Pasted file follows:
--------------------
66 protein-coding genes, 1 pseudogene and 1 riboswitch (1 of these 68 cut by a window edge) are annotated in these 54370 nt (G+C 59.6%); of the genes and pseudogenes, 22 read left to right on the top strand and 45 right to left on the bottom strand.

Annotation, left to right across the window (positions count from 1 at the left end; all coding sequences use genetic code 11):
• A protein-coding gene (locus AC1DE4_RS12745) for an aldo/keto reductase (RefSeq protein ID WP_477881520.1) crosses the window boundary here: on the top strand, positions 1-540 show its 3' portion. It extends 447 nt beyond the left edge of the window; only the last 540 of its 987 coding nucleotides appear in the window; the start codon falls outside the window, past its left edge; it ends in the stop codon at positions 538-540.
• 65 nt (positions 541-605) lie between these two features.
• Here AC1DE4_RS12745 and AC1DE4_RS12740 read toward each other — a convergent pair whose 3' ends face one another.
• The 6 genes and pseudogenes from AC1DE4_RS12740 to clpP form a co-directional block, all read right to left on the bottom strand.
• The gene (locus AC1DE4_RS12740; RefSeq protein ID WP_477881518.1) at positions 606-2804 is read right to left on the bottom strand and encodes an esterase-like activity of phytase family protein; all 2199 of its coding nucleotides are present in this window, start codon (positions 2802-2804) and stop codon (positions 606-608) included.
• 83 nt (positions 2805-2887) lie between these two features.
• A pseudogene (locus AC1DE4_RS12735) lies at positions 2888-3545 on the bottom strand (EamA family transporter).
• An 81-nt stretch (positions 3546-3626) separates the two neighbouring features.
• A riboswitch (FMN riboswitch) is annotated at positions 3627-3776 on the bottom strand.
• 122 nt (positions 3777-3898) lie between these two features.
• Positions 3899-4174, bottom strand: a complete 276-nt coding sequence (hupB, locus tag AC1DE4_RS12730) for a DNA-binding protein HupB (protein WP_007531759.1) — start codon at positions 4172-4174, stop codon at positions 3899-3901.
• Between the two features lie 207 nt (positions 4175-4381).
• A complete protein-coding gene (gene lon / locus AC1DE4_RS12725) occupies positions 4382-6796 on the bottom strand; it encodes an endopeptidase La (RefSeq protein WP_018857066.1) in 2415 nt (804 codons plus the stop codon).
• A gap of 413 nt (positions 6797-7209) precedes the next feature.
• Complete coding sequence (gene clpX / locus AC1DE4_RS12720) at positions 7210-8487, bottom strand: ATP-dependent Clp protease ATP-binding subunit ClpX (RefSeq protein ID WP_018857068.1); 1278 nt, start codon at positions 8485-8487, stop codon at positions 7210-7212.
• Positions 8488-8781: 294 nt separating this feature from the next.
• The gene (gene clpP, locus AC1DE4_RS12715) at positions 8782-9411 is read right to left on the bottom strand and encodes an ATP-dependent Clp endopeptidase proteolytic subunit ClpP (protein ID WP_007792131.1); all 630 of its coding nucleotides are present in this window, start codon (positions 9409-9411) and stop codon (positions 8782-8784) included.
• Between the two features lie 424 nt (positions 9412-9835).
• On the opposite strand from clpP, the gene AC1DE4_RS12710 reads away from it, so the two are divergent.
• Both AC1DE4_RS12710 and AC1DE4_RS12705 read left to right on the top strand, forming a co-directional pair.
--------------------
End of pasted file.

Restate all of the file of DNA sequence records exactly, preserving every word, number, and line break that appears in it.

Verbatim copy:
66 protein-coding genes, 1 pseudogene and 1 riboswitch (1 of these 68 cut by a window edge) are annotated in these 54370 nt (G+C 59.6%); of the genes and pseudogenes, 22 read left to right on the top strand and 45 right to left on the bottom strand.

Annotation, left to right across the window (positions count from 1 at the left end; all coding sequences use genetic code 11):
• A protein-coding gene (locus AC1DE4_RS12745) for an aldo/keto reductase (RefSeq protein ID WP_477881520.1) crosses the window boundary here: on the top strand, positions 1-540 show its 3' portion. It extends 447 nt beyond the left edge of the window; only the last 540 of its 987 coding nucleotides appear in the window; the start codon falls outside the window, past its left edge; it ends in the stop codon at positions 538-540.
• 65 nt (positions 541-605) lie between these two features.
• Here AC1DE4_RS12745 and AC1DE4_RS12740 read toward each other — a convergent pair whose 3' ends face one another.
• The 6 genes and pseudogenes from AC1DE4_RS12740 to clpP form a co-directional block, all read right to left on the bottom strand.
• The gene (locus AC1DE4_RS12740; RefSeq protein ID WP_477881518.1) at positions 606-2804 is read right to left on the bottom strand and encodes an esterase-like activity of phytase family protein; all 2199 of its coding nucleotides are present in this window, start codon (positions 2802-2804) and stop codon (positions 606-608) included.
• 83 nt (positions 2805-2887) lie between these two features.
• A pseudogene (locus AC1DE4_RS12735) lies at positions 2888-3545 on the bottom strand (EamA family transporter).
• An 81-nt stretch (positions 3546-3626) separates the two neighbouring features.
• A riboswitch (FMN riboswitch) is annotated at positions 3627-3776 on the bottom strand.
• 122 nt (positions 3777-3898) lie between these two features.
• Positions 3899-4174, bottom strand: a complete 276-nt coding sequence (hupB, locus tag AC1DE4_RS12730) for a DNA-binding protein HupB (protein WP_007531759.1) — start codon at positions 4172-4174, stop codon at positions 3899-3901.
• Between the two features lie 207 nt (positions 4175-4381).
• A complete protein-coding gene (gene lon / locus AC1DE4_RS12725) occupies positions 4382-6796 on the bottom strand; it encodes an endopeptidase La (RefSeq protein WP_018857066.1) in 2415 nt (804 codons plus the stop codon).
• A gap of 413 nt (positions 6797-7209) precedes the next feature.
• Complete coding sequence (gene clpX / locus AC1DE4_RS12720) at positions 7210-8487, bottom strand: ATP-dependent Clp protease ATP-binding subunit ClpX (RefSeq protein ID WP_018857068.1); 1278 nt, start codon at positions 8485-8487, stop codon at positions 7210-7212.
• Positions 8488-8781: 294 nt separating this feature from the next.
• The gene (gene clpP, locus AC1DE4_RS12715) at positions 8782-9411 is read right to left on the bottom strand and encodes an ATP-dependent Clp endopeptidase proteolytic subunit ClpP (protein ID WP_007792131.1); all 630 of its coding nucleotides are present in this window, start codon (positions 9409-9411) and stop codon (positions 8782-8784) included.
• Between the two features lie 424 nt (positions 9412-9835).
• On the opposite strand from clpP, the gene AC1DE4_RS12710 reads away from it, so the two are divergent.
• Both AC1DE4_RS12710 and AC1DE4_RS12705 read left to right on the top strand, forming a co-directional pair.